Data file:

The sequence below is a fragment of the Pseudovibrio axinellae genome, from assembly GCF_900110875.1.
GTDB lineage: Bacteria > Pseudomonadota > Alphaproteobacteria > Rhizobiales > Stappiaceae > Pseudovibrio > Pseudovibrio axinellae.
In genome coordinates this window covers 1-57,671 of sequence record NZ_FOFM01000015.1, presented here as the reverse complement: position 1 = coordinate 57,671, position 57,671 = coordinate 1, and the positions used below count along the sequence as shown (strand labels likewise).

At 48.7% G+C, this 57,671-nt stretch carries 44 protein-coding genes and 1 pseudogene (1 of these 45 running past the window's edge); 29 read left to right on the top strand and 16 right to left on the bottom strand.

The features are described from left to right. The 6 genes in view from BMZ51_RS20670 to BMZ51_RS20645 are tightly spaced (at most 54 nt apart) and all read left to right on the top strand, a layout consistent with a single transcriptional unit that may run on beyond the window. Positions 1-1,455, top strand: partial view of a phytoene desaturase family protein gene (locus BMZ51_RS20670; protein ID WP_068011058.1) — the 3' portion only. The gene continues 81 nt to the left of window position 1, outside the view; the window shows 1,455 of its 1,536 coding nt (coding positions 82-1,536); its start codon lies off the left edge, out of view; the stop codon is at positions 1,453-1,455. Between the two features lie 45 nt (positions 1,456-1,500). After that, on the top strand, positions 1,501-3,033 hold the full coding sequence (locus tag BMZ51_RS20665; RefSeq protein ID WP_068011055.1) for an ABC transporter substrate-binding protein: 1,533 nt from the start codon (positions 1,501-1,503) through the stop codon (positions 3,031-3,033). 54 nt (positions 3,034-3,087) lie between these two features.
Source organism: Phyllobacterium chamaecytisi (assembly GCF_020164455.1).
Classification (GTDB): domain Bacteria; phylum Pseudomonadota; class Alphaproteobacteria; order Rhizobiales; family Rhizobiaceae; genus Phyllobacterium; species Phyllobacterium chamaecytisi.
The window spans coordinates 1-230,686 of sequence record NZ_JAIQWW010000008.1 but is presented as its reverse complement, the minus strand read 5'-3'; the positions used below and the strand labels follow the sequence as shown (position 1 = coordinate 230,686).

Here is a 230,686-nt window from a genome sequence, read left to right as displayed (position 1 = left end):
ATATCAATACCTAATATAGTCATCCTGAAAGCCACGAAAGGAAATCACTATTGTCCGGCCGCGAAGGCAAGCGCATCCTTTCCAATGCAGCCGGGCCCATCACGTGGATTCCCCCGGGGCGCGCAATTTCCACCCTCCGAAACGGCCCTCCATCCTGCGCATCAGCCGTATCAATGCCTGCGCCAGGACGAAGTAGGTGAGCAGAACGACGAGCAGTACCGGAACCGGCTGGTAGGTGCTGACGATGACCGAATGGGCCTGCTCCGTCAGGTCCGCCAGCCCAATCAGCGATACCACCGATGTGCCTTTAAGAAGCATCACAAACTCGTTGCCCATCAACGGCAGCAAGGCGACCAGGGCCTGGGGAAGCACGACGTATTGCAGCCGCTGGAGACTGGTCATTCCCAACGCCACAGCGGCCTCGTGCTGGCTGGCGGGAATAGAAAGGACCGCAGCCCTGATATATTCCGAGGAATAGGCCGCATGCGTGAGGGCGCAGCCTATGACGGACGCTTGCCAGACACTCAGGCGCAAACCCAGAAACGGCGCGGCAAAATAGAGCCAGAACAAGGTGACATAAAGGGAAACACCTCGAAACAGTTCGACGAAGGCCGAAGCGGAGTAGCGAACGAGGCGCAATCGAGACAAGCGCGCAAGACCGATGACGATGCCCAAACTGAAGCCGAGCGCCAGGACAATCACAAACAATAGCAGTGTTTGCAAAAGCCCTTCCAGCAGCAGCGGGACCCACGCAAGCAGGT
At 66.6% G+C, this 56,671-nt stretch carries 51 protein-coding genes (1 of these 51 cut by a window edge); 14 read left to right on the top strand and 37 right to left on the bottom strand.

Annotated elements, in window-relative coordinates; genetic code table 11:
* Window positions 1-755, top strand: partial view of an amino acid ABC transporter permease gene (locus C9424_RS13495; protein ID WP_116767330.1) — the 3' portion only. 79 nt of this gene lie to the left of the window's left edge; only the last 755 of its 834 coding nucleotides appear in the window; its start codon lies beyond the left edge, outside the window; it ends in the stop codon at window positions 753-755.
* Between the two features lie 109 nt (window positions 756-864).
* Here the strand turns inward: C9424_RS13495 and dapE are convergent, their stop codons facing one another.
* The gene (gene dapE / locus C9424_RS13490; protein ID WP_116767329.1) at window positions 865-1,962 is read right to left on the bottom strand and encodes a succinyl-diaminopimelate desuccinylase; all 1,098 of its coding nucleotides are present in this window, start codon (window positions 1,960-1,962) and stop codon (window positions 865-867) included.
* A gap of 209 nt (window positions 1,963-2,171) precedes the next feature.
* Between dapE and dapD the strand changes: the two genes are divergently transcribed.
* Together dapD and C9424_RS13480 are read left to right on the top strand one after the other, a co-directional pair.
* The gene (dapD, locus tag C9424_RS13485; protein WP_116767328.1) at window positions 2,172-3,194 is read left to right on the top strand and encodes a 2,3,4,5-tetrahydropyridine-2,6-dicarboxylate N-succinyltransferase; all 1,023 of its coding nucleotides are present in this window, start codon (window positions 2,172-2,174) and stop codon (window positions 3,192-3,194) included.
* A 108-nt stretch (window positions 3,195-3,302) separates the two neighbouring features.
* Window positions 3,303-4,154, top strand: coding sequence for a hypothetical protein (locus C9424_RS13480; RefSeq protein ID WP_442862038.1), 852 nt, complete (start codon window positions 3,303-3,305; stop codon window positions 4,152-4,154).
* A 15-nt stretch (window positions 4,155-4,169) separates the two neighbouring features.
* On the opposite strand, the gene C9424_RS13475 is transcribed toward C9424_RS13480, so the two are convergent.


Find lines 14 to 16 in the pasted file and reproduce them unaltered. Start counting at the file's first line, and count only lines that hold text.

* Between the two features lie 109 nt (window positions 756-864).
* Here the strand turns inward: C9424_RS13495 and dapE are convergent, their stop codons facing one another.
* The gene (gene dapE / locus C9424_RS13490; protein ID WP_116767329.1) at window positions 865-1,962 is read right to left on the bottom strand and encodes a succinyl-diaminopimelate desuccinylase; all 1,098 of its coding nucleotides are present in this window, start codon (window positions 1,960-1,962) and stop codon (window positions 865-867) included.